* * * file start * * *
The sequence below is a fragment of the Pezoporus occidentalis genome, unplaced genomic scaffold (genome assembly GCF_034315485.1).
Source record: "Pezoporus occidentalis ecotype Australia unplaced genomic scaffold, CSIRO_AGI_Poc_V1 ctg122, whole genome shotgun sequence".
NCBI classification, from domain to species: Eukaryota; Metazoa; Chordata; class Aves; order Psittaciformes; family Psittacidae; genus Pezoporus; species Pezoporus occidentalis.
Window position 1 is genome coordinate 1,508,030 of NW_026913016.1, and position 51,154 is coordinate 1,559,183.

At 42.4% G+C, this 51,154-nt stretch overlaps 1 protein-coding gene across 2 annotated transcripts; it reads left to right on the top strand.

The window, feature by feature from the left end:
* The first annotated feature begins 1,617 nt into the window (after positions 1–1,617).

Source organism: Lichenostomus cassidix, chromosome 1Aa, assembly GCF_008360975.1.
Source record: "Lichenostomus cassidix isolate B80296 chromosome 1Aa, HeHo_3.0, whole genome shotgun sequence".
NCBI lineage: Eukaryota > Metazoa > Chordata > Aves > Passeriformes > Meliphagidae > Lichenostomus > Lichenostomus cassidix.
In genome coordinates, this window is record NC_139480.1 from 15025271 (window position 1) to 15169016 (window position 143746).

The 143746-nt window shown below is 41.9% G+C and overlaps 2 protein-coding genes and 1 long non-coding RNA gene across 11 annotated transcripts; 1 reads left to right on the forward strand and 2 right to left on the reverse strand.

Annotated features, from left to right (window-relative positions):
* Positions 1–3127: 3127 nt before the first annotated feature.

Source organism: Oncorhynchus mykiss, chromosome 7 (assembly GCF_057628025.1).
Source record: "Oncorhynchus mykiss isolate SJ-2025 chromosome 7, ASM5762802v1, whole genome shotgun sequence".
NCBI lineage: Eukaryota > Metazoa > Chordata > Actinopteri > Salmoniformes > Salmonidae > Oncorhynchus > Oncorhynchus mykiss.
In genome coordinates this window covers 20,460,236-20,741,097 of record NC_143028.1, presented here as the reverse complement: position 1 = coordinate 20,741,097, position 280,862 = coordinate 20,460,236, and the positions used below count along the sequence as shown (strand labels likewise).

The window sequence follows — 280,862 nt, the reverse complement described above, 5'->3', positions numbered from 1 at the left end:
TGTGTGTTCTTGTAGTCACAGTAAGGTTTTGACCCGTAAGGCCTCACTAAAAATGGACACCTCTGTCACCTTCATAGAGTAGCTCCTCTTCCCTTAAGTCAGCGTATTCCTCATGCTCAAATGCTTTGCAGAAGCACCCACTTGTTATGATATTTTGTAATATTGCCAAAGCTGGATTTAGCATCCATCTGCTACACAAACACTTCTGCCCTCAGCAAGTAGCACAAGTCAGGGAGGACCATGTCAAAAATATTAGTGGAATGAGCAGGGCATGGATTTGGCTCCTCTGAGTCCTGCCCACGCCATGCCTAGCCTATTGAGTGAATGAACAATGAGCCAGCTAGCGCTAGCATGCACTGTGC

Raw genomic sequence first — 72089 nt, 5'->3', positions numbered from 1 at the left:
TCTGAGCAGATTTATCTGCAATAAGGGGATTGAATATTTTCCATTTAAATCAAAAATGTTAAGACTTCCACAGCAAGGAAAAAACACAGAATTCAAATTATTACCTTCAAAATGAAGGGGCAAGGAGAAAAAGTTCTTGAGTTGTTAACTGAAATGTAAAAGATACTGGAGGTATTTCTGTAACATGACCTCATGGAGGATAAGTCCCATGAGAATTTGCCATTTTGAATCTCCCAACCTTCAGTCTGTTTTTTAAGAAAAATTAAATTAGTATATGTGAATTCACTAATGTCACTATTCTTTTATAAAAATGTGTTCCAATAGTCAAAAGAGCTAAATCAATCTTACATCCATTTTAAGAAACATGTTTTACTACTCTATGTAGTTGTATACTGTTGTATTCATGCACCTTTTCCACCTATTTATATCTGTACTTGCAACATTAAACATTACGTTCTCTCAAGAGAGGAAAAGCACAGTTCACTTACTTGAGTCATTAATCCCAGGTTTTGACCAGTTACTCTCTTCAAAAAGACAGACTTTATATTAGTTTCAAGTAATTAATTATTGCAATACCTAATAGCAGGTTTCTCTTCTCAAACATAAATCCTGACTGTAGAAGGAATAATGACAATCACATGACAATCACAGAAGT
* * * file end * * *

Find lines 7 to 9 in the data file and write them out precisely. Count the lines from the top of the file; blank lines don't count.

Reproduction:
* The first annotated feature begins 1,617 nt into the window (after positions 1–1,617).

Source organism: Lichenostomus cassidix, chromosome 1Aa, assembly GCF_008360975.1.
Source record: "Lichenostomus cassidix isolate B80296 chromosome 1Aa, HeHo_3.0, whole genome shotgun sequence".